Tim Benz: Mitch Trubisky navigates the choppy waters of the Steelers QB situation with ease on Day 1



If Mitch Trubisky can read a defense as well as he can read a room, then the Pittsburgh Steelers might really have a diamond in the rough.

Speaking to reporters for the first time (in person, at least) after the first OTA practice Tuesday, Trubisky appropriately addressed just about every question, cleverly sidestepped or politely downplayed, that could have sparked the quarterback controversy campfire that will surely come once training camp and the pre-season begins.

Trubisky or first-round rookie Kenny Pickett to start? Trubisky or Mason Rudolph? Traded Rudolph as backup or in favor of rookie Chris Oladokun? Pickett to start on Day 1 or not even get dressed for a while on game days?

If there’s any simmering tension from Trubisky regarding the amount of competition he’ll face after signing a free-agent deal to presumably become the starting quarterback, he’s not showing it.

“It’s good,” Trubisky said of the dynamic in the quarterback room. “We have two young people and two vets. There are many ongoing conversations. We’re all learning offense together for the first time. So we push each other. Compete. It’s been a good quarterback room so far. I enjoy it.”

Via Zoom shortly after his signing in March, Trubisky similarly entered a contest with Rudolph and Dwayne Haskins as incumbents, who were also vying to fill the void under middle left by Ben Roethlisberger’s retirement.

In the months since, Haskins has been killed while walking down a freeway to get gas for his disabled car. Then the Steelers drafted Pickett and Oladokun.

The Steelers apparently had intentions of bringing four operational quarterbacks to camp before or after Haskin’s death, even after Trubisky’s decision to sign here in March. That spotlight was made all the brighter when Pickett was ranked 20th overall by Pitt.

Trubisky says he has no reason to feel like he’s playing in a different situation than he expected when he signed his contract.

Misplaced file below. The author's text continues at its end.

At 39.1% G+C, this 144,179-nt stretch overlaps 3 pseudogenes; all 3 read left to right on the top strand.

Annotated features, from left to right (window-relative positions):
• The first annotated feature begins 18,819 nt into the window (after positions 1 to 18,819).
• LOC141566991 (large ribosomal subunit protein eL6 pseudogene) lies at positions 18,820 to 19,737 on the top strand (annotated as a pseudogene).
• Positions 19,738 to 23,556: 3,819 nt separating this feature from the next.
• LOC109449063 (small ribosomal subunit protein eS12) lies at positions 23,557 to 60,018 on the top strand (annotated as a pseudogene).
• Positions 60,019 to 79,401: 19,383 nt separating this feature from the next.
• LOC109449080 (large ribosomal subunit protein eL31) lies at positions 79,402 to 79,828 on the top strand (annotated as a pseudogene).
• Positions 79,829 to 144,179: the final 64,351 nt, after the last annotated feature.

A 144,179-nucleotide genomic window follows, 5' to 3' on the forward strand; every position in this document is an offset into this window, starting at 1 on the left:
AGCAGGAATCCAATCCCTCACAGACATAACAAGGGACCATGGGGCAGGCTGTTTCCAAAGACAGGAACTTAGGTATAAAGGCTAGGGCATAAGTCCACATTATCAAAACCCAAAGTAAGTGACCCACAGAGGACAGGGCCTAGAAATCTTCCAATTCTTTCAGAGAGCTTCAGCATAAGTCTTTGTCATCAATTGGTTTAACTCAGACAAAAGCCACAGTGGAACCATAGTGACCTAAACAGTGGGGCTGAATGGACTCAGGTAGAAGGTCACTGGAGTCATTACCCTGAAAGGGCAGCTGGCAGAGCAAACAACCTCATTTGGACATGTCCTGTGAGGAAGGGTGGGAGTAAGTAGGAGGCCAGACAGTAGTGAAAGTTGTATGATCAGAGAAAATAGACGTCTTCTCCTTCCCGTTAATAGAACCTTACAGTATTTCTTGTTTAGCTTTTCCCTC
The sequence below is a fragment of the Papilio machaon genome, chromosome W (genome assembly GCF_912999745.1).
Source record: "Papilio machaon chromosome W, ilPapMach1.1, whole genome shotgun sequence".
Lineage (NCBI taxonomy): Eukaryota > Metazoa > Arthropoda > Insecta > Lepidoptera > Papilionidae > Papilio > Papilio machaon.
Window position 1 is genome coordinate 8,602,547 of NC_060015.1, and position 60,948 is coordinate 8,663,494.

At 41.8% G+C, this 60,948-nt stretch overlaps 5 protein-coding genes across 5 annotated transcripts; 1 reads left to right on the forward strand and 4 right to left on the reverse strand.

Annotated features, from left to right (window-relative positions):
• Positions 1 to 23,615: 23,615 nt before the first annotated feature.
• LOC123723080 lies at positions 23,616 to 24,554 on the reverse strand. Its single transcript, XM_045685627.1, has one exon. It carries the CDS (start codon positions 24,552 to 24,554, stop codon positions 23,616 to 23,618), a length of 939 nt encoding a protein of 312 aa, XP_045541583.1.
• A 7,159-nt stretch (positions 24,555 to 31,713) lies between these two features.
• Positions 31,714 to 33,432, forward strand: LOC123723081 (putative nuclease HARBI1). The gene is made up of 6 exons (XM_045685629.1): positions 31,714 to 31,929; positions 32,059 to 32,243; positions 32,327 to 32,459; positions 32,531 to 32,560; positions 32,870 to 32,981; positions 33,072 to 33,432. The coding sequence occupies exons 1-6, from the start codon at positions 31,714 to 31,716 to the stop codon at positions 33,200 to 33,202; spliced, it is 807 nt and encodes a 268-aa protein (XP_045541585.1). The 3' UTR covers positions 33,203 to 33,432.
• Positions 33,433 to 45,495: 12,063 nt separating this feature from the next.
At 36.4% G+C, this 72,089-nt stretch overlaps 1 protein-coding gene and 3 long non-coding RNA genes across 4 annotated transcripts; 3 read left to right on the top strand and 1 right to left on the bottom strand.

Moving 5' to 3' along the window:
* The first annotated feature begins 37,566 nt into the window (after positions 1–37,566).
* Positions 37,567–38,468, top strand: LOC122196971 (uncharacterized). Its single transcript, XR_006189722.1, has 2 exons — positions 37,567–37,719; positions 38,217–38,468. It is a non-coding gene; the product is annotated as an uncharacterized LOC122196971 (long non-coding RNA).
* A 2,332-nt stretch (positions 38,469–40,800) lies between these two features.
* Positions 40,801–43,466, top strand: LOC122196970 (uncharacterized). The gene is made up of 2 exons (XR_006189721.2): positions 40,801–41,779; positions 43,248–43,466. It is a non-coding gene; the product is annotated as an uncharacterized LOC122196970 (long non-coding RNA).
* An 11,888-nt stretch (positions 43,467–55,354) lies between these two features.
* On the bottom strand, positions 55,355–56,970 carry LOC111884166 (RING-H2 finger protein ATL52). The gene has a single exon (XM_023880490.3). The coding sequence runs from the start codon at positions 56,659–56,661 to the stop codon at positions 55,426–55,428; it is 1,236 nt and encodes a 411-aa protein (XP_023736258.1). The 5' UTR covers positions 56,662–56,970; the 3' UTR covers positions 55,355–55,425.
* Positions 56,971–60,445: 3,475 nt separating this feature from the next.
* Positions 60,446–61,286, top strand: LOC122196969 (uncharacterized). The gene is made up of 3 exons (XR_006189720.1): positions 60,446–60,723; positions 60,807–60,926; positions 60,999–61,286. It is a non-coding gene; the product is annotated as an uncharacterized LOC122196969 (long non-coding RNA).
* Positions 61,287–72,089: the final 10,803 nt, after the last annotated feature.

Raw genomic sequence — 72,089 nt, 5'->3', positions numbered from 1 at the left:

“I really wasn’t surprised,” Trubisky said of the team’s decision to draft Pickett. “We needed to expand quarterback space, and we did that. We are lucky to have him and we look forward to working with him.”

For his part, Trubisky says he and the Steelers have never had discussions about the prospect of the organization drafting a first-round quarterback.

“We didn’t have those conversations, but I knew it was a way (for a rookie QB) to get into where I was going to go next,” Trubisky said.

I find it hard to believe such an issue has never been raised, at least between Trubisky’s agents at Rep 1 Sports and the Steelers. Wouldn’t they have hoped that Trubisky would only have to contend against Rudolph and (then) Haskins for the starting spot, especially given the many incentives in the second year of Trubisky’s contract, as opposed to a potential future franchise signal caller?

I mean, nothing needed to be set in stone or even a handshake under the table. A team will do what it wants to do when the draft committee erupts in a surprising way, as it did with the Steelers. But the concept of it never being discussed sounds fishy given that Trubisky has reportedly been coveted by other teams (like the New York Giants).

Regardless, if Trubisky’s nose is off the rails over the Steelers’ decision to pick Pickett, he’s not showing it to the media.

“I knew if I got into this situation, wherever I was going, I was going to have to come in and compete; With hard work and my talent, gaining the trust of my teammates on the field and just being a leader on this team,” Trubisky said.

It seems that Trubisky has already graciously maneuvered a potential moment of awkwardness. Known for being community-minded during his time in Chicago, Trubisky quickly attempted to root himself in Pittsburgh by volunteering to perform the children’s marathon. That was April 30th. Less than two days after the Steelers drafted Pickett — Pitt’s local hero quarterback — to potentially be able to take the starting job before Trubisky ever got a practice deputy.

But Trubisky ran the event and gushed about it on Tuesday, although he knows some people might just have viewed him as the guy who’s not Ben Roethlisberger … or the guy just keeping the seat warm for Pickett.

“What I learned about Pittsburgh is that it’s a huge sports city. They are very hospitable and warm people,” Trubisky said. “Hopefully they’ll only get to know me as Mitch Trubisky. And we take it one day at a time. Hopefully they get to know me and my family and what I’m about…in the community and out in the field as well.”

According to linemen Mason Cole and Kevin Dotson, Trubisky opened first practice as a first-team quarterback on Tuesday. Perhaps that made his diplomacy all the easier to sell. We’ll see if that’s still the case when training camp and the pre-season start.

Off the field, at least, Trubisky started his Steelers career by making the right decisions about what to say. Hopefully for Steelers fans, his decision-making is just as good when he’s delivering the ball.

Tim Benz is a contributor to the Tribune Review. You can contact Tim at [email protected] or via Twitter. All tweets could be reposted. All emails are subject to publication unless otherwise noted.

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